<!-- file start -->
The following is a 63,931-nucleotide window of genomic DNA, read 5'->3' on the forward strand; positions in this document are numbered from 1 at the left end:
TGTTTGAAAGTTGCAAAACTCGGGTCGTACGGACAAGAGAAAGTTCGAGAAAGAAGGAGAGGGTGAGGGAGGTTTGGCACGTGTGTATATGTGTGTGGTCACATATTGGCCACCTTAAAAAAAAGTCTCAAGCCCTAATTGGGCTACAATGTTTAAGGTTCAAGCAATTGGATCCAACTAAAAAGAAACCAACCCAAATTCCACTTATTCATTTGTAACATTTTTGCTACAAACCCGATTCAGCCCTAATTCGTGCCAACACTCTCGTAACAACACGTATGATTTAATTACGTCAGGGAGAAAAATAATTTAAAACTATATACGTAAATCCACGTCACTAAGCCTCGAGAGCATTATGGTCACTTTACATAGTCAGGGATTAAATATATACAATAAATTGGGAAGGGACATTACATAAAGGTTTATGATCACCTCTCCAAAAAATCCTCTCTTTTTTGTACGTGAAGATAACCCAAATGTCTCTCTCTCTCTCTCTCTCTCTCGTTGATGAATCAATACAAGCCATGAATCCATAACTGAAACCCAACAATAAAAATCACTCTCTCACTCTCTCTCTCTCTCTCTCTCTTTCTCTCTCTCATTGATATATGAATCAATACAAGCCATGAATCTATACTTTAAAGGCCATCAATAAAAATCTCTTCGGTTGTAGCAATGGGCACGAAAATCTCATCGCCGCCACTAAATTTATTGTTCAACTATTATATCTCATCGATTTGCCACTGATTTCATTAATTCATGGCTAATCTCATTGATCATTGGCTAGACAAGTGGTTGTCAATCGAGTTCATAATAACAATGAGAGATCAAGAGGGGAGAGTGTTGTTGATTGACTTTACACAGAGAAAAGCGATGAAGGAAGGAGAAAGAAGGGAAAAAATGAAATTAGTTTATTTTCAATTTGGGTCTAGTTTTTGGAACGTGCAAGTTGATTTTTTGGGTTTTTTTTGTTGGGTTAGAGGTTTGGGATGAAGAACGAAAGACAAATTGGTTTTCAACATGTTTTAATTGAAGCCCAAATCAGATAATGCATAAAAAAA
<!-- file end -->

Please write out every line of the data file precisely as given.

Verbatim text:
The following is a 63,931-nucleotide window of genomic DNA, read 5'->3' on the forward strand; positions in this document are numbered from 1 at the left end:
TGTTTGAAAGTTGCAAAACTCGGGTCGTACGGACAAGAGAAAGTTCGAGAAAGAAGGAGAGGGTGAGGGAGGTTTGGCACGTGTGTATATGTGTGTGGTCACATATTGGCCACCTTAAAAAAAAGTCTCAAGCCCTAATTGGGCTACAATGTTTAAGGTTCAAGCAATTGGATCCAACTAAAAAGAAACCAACCCAAATTCCACTTATTCATTTGTAACATTTTTGCTACAAACCCGATTCAGCCCTAATTCGTGCCAACACTCTCGTAACAACACGTATGATTTAATTACGTCAGGGAGAAAAATAATTTAAAACTATATACGTAAATCCACGTCACTAAGCCTCGAGAGCATTATGGTCACTTTACATAGTCAGGGATTAAATATATACAATAAATTGGGAAGGGACATTACATAAAGGTTTATGATCACCTCTCCAAAAAATCCTCTCTTTTTTGTACGTGAAGATAACCCAAATGTCTCTCTCTCTCTCTCTCTCTCTCGTTGATGAATCAATACAAGCCATGAATCCATAACTGAAACCCAACAATAAAAATCACTCTCTCACTCTCTCTCTCTCTCTCTCTCTTTCTCTCTCTCATTGATATATGAATCAATACAAGCCATGAATCTATACTTTAAAGGCCATCAATAAAAATCTCTTCGGTTGTAGCAATGGGCACGAAAATCTCATCGCCGCCACTAAATTTATTGTTCAACTATTATATCTCATCGATTTGCCACTGATTTCATTAATTCATGGCTAATCTCATTGATCATTGGCTAGACAAGTGGTTGTCAATCGAGTTCATAATAACAATGAGAGATCAAGAGGGGAGAGTGTTGTTGATTGACTTTACACAGAGAAAAGCGATGAAGGAAGGAGAAAGAAGGGAAAAAATGAAATTAGTTTATTTTCAATTTGGGTCTAGTTTTTGGAACGTGCAAGTTGATTTTTTGGGTTTTTTTTGTTGGGTTAGAGGTTTGGGATGAAGAACGAAAGACAAATTGGTTTTCAACATGTTTTAATTGAAGCCCAAATCAGATAATGCATAAAAAAA